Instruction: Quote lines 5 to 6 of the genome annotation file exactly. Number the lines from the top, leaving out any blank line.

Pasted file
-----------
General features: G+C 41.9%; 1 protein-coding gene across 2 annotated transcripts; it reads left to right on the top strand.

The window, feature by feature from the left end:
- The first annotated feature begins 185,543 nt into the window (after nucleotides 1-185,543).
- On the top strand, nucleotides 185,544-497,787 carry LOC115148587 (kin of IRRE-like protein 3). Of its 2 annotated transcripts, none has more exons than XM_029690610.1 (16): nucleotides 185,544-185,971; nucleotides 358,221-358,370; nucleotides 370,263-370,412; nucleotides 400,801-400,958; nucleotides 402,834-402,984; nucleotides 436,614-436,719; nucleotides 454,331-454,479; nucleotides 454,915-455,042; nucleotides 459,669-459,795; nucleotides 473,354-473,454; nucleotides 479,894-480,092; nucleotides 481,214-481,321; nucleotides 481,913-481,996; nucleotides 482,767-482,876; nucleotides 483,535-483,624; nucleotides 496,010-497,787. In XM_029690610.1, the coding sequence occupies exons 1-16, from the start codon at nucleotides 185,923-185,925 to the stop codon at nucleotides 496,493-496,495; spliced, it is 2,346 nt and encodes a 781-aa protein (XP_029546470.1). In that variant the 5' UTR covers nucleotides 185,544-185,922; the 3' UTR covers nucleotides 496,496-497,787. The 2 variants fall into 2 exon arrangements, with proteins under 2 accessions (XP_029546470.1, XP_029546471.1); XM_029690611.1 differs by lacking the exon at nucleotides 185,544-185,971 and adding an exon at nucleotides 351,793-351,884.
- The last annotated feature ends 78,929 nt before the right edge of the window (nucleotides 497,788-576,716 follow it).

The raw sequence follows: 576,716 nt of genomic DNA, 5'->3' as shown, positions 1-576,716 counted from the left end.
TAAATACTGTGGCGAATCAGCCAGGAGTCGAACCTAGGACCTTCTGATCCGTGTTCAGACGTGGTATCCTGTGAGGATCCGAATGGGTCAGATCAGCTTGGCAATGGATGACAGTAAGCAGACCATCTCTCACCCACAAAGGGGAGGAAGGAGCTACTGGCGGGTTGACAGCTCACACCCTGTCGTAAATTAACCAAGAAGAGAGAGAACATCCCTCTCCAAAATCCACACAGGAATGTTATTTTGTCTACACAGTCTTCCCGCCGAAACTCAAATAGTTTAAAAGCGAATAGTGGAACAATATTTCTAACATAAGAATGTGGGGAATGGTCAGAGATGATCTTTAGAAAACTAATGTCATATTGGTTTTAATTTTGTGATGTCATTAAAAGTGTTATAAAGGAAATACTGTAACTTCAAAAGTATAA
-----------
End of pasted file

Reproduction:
- The last annotated feature ends 78,929 nt before the right edge of the window (nucleotides 497,788-576,716 follow it).

The raw sequence follows: 576,716 nt of genomic DNA, 5'->3' as shown, positions 1-576,716 counted from the left end.